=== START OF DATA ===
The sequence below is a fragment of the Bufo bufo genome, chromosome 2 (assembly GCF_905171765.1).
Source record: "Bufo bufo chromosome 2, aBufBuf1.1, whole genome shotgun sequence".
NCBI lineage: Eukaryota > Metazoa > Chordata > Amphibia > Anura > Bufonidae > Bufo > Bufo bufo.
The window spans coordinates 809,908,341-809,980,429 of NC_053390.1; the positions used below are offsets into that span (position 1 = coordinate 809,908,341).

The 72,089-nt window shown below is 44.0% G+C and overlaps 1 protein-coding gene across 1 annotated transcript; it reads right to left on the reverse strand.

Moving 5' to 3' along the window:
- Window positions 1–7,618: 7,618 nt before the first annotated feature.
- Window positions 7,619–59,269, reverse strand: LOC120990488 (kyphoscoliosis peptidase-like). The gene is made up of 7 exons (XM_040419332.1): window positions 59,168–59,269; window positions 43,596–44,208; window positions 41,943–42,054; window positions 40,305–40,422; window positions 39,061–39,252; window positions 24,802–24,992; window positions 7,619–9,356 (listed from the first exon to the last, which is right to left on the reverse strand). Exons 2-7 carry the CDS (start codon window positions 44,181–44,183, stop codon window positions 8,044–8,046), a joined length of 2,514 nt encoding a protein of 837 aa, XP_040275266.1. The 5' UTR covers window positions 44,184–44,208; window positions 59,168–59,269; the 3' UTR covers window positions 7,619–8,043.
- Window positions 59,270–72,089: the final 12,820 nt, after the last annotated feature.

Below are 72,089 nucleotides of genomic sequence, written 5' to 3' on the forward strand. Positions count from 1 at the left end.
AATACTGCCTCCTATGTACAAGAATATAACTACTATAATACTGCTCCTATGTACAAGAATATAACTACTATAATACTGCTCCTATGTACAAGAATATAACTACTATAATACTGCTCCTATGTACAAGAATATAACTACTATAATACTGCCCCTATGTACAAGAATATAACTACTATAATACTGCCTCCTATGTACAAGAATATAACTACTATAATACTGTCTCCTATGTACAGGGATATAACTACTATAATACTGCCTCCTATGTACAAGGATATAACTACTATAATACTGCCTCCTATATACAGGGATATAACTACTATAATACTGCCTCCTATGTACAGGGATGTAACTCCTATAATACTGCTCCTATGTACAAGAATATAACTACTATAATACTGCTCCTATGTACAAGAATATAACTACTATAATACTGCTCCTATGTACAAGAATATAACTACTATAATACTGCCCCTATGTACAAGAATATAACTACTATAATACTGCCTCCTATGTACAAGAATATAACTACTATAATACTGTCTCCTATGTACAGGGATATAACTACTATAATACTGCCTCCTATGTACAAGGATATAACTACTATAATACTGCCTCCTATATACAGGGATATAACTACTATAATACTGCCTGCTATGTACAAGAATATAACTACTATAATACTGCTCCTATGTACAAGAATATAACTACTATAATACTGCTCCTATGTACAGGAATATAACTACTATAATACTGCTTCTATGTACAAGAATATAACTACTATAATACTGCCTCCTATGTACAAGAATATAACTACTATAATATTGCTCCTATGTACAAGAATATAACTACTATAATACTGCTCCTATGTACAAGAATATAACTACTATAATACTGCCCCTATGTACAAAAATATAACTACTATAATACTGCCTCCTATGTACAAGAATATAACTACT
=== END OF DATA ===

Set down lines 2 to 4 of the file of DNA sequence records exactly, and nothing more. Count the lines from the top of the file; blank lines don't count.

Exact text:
Source record: "Bufo bufo chromosome 2, aBufBuf1.1, whole genome shotgun sequence".
NCBI lineage: Eukaryota > Metazoa > Chordata > Amphibia > Anura > Bufonidae > Bufo > Bufo bufo.
The window spans coordinates 809,908,341-809,980,429 of NC_053390.1; the positions used below are offsets into that span (position 1 = coordinate 809,908,341).